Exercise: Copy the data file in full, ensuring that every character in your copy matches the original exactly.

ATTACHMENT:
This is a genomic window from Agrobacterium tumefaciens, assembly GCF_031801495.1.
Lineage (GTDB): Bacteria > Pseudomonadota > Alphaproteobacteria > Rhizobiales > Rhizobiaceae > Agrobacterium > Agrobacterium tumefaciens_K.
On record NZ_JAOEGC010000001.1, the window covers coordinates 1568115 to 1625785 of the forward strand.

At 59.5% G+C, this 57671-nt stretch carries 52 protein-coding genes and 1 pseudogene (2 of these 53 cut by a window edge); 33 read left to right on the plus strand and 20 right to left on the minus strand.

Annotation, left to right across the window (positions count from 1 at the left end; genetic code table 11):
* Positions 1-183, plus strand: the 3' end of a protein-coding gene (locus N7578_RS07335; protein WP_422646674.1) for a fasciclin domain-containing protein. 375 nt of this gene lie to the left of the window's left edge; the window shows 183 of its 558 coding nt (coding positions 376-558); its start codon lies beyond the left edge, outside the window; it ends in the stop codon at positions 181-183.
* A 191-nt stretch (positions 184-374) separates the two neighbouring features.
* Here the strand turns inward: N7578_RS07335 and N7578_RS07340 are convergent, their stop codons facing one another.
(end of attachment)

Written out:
This is a genomic window from Agrobacterium tumefaciens, assembly GCF_031801495.1.
Lineage (GTDB): Bacteria > Pseudomonadota > Alphaproteobacteria > Rhizobiales > Rhizobiaceae > Agrobacterium > Agrobacterium tumefaciens_K.
On record NZ_JAOEGC010000001.1, the window covers coordinates 1568115 to 1625785 of the forward strand.

At 59.5% G+C, this 57671-nt stretch carries 52 protein-coding genes and 1 pseudogene (2 of these 53 cut by a window edge); 33 read left to right on the plus strand and 20 right to left on the minus strand.

Annotation, left to right across the window (positions count from 1 at the left end; genetic code table 11):
* Positions 1-183, plus strand: the 3' end of a protein-coding gene (locus N7578_RS07335; protein WP_422646674.1) for a fasciclin domain-containing protein. 375 nt of this gene lie to the left of the window's left edge; the window shows 183 of its 558 coding nt (coding positions 376-558); its start codon lies beyond the left edge, outside the window; it ends in the stop codon at positions 181-183.
* A 191-nt stretch (positions 184-374) separates the two neighbouring features.
* Here the strand turns inward: N7578_RS07335 and N7578_RS07340 are convergent, their stop codons facing one another.